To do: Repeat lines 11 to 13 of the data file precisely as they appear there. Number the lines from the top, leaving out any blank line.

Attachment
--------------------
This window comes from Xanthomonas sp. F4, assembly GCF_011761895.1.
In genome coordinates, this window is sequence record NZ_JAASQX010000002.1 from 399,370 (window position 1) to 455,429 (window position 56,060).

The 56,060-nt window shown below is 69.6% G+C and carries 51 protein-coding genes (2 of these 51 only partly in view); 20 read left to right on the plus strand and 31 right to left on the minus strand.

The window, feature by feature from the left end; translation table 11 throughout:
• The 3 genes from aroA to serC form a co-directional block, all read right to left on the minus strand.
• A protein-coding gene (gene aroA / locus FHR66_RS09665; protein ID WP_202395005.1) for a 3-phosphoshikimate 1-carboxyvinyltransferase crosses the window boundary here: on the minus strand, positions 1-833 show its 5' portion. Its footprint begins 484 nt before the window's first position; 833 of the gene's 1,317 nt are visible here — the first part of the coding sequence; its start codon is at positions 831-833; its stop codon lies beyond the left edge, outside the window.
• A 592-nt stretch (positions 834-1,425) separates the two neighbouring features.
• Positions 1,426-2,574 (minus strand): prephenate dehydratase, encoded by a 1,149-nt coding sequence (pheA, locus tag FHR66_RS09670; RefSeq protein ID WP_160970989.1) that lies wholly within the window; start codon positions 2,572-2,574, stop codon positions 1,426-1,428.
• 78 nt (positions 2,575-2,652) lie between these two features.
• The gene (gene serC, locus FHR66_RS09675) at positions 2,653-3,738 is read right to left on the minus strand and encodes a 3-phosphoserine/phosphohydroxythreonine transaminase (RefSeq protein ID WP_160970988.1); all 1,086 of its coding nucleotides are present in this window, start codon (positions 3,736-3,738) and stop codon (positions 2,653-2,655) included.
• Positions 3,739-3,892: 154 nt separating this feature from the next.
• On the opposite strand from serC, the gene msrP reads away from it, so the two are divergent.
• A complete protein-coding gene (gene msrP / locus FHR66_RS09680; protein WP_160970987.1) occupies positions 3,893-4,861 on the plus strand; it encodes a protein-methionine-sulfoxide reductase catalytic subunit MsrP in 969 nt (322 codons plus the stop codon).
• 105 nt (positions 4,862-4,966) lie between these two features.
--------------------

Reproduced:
• Positions 3,739-3,892: 154 nt separating this feature from the next.
• On the opposite strand from serC, the gene msrP reads away from it, so the two are divergent.
• A complete protein-coding gene (gene msrP / locus FHR66_RS09680; protein WP_160970987.1) occupies positions 3,893-4,861 on the plus strand; it encodes a protein-methionine-sulfoxide reductase catalytic subunit MsrP in 969 nt (322 codons plus the stop codon).